Farley Mowat: a life-changing voice from the Canadian wilderness
You can be a virgin to books the same way you can be a virgin to sex. Farley Mowat, the great Canadian author and naturalist who has died, aged 92, broke my reading virginity.
Never Cry Wolf, his fictionalised auto-bio about his time spent observing wolves in sub-Arctic Canada, was the first English book I ever read from start to finish. It was part of my efforts to learn English as a second language at a Toronto high school.
Some things you read in your youth stay with you for the rest of your life. This famous passage from the book was one for me: "We have doomed the wolf not for what it is, but for what we deliberately and mistakenly perceive it to be - the mythological epitome of a savage, ruthless killer - which is, in reality, no more than the reflected image of ourselves."
Mowat held up the mirror so we could see who the real savage killer was. This was powerful stuff for a teenager who up till then had spent his whole life in Hong Kong's concrete jungles. You cannot look on life the same way even if you just spent a short time in the Canadian wilderness. You cannot be the same person again if you had gone on a spiritual trip like Mowat's - though we now know he made up a lot of stuff in the book. He sounded almost Heideggerian when critics accused him of making things up. "I am wary of 'facts' ... My experiences suggest that they generally conceal, or at least becloud, as much as, or more than, they reveal." You can say he aimed for a higher truth by not letting facts get in the way. More than any other great Canadian writers - Alice Munro, Margaret Laurence, Mordecai Richler (a real city boy) - Mowat represents the great Canadian spirit of nature; his environmentalism driven by humility and awe before wildlife.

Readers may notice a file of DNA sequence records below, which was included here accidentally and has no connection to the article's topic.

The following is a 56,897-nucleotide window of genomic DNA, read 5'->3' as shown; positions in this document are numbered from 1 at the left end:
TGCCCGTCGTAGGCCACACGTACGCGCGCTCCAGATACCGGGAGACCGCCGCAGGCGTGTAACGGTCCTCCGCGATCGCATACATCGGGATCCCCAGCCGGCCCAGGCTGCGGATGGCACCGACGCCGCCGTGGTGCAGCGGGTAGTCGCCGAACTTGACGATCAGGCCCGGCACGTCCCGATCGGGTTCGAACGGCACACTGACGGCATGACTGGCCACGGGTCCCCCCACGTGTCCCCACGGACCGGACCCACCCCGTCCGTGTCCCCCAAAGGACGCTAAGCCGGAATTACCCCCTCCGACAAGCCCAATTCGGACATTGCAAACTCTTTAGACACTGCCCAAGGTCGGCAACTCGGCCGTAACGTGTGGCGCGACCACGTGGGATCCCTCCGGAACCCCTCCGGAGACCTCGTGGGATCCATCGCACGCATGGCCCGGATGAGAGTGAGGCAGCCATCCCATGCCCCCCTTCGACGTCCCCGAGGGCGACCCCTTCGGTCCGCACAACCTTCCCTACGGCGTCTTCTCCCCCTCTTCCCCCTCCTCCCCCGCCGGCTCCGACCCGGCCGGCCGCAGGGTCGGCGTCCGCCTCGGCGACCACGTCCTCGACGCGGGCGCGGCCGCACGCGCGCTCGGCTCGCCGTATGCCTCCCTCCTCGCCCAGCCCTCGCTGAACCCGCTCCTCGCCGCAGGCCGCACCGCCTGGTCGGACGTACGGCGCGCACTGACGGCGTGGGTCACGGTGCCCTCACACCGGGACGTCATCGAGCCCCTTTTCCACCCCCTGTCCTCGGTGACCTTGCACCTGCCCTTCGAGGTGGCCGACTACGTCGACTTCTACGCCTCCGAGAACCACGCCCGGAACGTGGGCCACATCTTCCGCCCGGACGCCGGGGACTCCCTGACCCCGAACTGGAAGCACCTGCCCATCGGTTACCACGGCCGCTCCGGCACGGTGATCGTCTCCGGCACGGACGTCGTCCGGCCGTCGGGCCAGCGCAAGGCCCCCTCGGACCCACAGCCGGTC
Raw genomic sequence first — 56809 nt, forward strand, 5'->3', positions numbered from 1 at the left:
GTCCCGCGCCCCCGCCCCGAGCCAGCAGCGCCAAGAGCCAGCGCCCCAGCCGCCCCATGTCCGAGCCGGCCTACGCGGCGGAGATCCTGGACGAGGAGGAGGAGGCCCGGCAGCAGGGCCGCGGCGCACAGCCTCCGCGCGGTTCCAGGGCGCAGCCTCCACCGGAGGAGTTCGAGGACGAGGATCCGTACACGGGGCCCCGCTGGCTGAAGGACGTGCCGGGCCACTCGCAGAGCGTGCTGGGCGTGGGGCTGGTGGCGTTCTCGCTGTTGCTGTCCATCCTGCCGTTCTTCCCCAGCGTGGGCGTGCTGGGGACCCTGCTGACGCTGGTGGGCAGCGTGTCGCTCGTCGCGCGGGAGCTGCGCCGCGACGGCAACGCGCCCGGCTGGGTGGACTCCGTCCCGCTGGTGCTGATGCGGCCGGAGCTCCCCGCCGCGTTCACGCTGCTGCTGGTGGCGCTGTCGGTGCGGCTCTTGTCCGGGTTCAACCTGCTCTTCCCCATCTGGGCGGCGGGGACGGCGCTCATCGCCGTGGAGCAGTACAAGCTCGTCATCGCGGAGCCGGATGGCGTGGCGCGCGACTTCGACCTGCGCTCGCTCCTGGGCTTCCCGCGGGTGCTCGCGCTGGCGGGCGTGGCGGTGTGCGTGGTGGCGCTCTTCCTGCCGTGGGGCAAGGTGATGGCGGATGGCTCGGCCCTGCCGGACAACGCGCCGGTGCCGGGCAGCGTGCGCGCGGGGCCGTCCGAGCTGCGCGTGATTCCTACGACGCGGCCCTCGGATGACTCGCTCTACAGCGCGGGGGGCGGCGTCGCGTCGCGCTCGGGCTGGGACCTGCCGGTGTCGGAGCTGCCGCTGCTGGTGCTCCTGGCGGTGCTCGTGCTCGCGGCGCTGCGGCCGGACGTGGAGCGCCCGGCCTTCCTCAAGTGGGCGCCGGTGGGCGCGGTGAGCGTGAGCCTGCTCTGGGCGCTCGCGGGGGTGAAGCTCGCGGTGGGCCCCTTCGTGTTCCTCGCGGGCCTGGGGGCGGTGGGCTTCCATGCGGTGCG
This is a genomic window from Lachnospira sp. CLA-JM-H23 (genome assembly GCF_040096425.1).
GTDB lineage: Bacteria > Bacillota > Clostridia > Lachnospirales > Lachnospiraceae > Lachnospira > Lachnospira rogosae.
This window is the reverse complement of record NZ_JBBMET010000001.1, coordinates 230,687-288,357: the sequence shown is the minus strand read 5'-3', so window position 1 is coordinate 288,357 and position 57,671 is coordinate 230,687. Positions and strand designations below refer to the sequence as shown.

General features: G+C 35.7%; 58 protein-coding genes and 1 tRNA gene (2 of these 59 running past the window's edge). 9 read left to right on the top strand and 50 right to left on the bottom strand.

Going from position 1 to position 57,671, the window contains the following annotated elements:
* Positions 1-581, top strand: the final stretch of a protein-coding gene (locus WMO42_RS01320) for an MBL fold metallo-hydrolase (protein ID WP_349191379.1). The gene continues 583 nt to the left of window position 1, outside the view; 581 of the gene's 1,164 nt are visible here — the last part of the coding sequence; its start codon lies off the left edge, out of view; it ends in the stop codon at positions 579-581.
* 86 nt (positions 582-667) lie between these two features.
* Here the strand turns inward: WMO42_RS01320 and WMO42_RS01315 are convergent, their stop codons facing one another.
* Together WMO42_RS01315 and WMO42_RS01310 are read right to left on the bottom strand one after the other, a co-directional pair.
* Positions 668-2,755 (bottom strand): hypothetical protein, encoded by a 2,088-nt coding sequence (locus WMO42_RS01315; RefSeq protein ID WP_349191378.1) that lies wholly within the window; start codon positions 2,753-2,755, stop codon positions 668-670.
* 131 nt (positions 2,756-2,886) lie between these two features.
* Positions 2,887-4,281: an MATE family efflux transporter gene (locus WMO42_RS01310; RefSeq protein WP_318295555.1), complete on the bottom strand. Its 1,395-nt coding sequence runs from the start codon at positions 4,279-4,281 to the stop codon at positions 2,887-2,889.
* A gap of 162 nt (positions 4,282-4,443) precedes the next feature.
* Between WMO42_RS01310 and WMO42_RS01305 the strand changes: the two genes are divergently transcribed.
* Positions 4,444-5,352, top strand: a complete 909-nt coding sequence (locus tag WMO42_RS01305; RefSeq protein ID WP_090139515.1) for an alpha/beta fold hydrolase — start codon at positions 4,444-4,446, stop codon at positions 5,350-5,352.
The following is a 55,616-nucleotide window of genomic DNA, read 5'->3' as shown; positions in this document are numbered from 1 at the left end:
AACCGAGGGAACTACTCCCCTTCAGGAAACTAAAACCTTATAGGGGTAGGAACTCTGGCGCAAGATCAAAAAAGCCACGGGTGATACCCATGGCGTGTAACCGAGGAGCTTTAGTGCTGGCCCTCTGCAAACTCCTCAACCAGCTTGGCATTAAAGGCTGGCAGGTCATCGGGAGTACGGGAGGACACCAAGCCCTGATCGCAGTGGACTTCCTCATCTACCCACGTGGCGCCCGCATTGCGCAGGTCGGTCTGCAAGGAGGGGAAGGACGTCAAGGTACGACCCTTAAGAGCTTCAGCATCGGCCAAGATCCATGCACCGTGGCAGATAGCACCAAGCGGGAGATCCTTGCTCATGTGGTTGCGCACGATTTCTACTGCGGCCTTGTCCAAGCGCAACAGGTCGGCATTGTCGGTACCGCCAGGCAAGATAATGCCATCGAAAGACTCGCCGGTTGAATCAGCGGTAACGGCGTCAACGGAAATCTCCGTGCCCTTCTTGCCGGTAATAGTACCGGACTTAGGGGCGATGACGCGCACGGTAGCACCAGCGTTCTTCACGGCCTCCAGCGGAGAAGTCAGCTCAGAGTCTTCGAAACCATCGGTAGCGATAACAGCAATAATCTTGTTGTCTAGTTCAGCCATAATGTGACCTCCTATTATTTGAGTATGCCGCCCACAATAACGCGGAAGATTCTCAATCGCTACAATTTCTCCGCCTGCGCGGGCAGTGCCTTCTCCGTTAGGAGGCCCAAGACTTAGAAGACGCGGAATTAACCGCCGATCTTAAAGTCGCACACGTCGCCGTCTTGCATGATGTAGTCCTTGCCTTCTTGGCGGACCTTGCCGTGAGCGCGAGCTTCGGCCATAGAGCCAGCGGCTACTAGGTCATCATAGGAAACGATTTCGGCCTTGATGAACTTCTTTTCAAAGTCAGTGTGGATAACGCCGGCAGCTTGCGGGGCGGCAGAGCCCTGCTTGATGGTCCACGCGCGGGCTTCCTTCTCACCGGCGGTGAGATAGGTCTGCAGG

This national characteristic is sometimes caricatured as that of the provincial Canadians from The Great White North, most famously in the hilarious creations of Bob and Doug McKenzie by the comic actors Rick Moranis and Dave Thomas in the 1980s.
But it also becomes deadly serious in the fight over oil sands exploration, an important national resource whose extraction can be highly damaging to the environment.
It is, in a deep sense, a fight for the national soul that Mowat exemplifies.